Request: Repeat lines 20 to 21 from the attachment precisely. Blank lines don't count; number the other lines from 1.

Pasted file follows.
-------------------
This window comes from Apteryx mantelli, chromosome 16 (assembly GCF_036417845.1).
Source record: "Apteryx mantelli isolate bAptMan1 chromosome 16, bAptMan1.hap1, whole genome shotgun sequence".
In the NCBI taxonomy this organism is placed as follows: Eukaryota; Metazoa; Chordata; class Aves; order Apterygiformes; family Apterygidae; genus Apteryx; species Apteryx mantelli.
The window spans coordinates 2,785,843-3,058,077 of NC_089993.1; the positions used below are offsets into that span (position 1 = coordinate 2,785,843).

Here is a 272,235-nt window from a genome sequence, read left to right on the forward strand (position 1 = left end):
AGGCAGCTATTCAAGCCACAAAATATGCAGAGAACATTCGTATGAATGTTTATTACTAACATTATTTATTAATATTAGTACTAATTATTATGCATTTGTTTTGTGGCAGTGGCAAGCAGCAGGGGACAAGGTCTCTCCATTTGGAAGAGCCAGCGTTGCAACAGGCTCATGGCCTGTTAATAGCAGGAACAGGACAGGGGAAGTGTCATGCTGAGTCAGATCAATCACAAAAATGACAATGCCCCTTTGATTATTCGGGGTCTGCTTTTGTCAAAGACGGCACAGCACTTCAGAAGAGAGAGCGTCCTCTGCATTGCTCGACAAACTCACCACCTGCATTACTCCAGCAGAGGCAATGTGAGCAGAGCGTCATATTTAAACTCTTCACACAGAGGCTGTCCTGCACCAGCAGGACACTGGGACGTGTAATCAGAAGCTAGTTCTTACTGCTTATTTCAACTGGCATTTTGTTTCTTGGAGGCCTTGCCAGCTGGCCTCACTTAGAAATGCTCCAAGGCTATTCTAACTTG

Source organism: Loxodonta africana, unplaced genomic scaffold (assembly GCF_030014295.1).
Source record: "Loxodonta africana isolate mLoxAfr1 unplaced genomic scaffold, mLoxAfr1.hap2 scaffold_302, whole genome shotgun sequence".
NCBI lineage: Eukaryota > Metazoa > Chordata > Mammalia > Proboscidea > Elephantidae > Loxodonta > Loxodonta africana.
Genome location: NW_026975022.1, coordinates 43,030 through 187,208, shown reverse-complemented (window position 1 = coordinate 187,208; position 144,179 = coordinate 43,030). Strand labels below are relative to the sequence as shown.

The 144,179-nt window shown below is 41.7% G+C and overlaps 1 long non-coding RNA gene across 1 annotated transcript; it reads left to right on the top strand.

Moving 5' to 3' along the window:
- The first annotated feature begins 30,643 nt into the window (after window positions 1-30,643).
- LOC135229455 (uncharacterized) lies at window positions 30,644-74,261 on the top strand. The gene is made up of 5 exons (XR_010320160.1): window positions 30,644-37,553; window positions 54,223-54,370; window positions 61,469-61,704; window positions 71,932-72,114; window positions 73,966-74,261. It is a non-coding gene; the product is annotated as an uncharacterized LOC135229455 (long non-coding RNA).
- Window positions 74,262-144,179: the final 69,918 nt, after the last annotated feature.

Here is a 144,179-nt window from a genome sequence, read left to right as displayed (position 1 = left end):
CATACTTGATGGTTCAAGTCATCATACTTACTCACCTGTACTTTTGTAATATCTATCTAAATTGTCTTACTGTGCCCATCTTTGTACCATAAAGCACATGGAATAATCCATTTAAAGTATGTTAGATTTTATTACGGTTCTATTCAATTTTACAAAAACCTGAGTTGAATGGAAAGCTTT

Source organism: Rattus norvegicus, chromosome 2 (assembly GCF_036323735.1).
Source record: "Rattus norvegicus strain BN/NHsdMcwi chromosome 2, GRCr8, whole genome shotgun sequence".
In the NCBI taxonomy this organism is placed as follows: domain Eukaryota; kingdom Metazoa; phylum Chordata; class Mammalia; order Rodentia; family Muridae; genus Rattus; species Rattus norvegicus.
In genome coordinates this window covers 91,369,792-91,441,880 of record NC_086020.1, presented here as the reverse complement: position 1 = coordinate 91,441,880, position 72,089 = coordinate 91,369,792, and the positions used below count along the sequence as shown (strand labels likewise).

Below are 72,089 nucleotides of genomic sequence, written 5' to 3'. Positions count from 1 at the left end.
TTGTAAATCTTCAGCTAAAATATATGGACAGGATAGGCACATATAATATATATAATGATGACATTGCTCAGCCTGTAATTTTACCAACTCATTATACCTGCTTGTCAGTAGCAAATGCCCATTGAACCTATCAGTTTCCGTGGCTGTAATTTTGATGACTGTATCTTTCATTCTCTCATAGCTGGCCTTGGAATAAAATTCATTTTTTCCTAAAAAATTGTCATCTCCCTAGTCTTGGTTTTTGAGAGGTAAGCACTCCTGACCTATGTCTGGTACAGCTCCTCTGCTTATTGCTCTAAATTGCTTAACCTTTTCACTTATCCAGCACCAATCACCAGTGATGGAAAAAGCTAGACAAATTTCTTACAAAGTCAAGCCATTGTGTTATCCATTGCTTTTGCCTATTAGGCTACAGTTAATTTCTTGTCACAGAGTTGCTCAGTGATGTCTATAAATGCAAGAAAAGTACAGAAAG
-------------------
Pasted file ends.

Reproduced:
In the NCBI taxonomy this organism is placed as follows: domain Eukaryota; kingdom Metazoa; phylum Chordata; class Mammalia; order Rodentia; family Muridae; genus Rattus; species Rattus norvegicus.
In genome coordinates this window covers 91,369,792-91,441,880 of record NC_086020.1, presented here as the reverse complement: position 1 = coordinate 91,441,880, position 72,089 = coordinate 91,369,792, and the positions used below count along the sequence as shown (strand labels likewise).